There are several problems with these crosswalks and their findings.

For starters, these crosswalk comparisons too often lose the forest for the trees, focusing on narrow and sometimes...

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“Consequential accountability,” à la No Child Left Behind and the high-stakes state testing systems that preceded it, corresponded with a significant one-time boost in student achievement, particularly in primary and middle school math. Like the meteor that led to the decline of the dinosaurs and the rise of the mammals, results-based accountability appears to have shocked the education system. But its effect seems to be fading now, as earlier gains are maintained but not built upon. If we are to get another big jump in academic achievement, we’re going to need another shock to the system—another meteor from somewhere beyond our familiar solar system.

So argues Mark Schneider, a scholar, analyst, and friend whom we once affectionately (and appropriately) named “Stat stud.” Schneider, a political scientist, served as commissioner of the National Center for Education Statistics from 2005 to 2008, and is now affiliated with the American Institutes for Research and the American Enterprise Institute. In a Fordham-commissioned analysis released yesterday, he digs into twenty years of trends on the National Assessment of Educational Progress (NAEP), aka the “Nation’s Report Card.”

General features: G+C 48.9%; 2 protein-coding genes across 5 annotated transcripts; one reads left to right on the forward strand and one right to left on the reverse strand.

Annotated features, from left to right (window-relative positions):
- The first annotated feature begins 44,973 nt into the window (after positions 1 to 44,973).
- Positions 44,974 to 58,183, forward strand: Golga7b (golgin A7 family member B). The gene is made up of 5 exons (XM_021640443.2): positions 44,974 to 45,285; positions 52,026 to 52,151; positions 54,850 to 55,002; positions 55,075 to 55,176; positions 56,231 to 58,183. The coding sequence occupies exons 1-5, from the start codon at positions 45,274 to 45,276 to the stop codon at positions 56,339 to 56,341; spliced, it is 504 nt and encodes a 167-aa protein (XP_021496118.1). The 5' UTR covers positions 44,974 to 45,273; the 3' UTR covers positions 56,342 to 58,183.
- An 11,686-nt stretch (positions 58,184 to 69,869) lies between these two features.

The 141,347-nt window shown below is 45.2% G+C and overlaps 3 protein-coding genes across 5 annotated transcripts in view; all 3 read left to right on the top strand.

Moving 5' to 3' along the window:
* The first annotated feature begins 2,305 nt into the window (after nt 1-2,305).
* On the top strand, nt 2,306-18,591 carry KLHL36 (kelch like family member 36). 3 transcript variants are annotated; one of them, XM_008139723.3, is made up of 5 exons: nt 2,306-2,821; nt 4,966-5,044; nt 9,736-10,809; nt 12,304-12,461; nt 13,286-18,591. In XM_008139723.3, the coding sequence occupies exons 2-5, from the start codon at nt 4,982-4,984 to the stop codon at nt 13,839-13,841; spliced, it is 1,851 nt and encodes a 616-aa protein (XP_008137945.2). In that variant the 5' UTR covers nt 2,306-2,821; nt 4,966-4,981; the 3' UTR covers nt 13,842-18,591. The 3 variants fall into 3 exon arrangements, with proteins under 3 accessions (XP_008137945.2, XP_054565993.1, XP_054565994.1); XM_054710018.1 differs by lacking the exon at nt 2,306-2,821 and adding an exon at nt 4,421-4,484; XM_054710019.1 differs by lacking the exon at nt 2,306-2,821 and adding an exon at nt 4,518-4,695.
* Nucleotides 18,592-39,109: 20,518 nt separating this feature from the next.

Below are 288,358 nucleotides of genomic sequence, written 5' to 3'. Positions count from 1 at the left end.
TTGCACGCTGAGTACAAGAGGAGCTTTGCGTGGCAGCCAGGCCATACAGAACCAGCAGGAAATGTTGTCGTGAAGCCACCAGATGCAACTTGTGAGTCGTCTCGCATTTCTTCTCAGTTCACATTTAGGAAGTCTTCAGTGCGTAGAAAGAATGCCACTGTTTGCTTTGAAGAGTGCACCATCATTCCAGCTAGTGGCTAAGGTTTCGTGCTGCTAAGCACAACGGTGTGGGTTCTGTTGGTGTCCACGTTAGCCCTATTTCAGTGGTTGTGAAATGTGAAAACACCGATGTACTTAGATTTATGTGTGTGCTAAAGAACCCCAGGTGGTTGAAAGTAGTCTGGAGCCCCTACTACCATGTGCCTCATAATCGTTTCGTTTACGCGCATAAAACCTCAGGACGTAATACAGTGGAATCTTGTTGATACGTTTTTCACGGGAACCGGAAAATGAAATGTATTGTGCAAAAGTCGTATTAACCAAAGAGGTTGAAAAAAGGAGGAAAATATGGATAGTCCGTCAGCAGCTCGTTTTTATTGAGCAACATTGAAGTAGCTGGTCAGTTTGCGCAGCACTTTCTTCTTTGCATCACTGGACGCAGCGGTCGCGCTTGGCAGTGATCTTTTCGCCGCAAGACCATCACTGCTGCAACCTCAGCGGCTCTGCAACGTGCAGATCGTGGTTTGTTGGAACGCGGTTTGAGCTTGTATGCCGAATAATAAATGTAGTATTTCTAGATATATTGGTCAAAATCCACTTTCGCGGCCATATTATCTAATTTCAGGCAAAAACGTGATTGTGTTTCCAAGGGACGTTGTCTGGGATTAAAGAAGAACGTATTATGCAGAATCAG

We originally asked Schneider to investigate the achievement record of the great state of Texas. At the time—it feels like just yesterday—Rick Perry was riding high in the polls, making an issue of education, and taking flak from Secretary Arne Duncan for running an inadequate school system. We wondered: Was Duncan right to feel “...

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After more than ten years under NCLB, that law’s legacy continues to be fiercely contested. This analysis of NAEP scores—focusing on Texas and on the entire nation—by former NCES commissioner Mark Schneider finds that solid gains in math achievement coincided with the advent of "consequential accountability," first in the trailblazing Lone Star State and a few other pioneer states, then across the land with the implementation of NCLB. But Schneider warns that the recent plateau in Texas math scores may foreshadow a coming stagnation in the country’s performance. Has the testing-and-accountability movement as we know it run out of steam? How else might we rekindle our nation’s education progress?

Download the analysis to find out, and be sure to watch the replay of Fordham's January 5 discussion of the paper and consequential accountability in general, "Has the Accountability Movement Run Its Course?"

The central problem besetting K-12 education in the United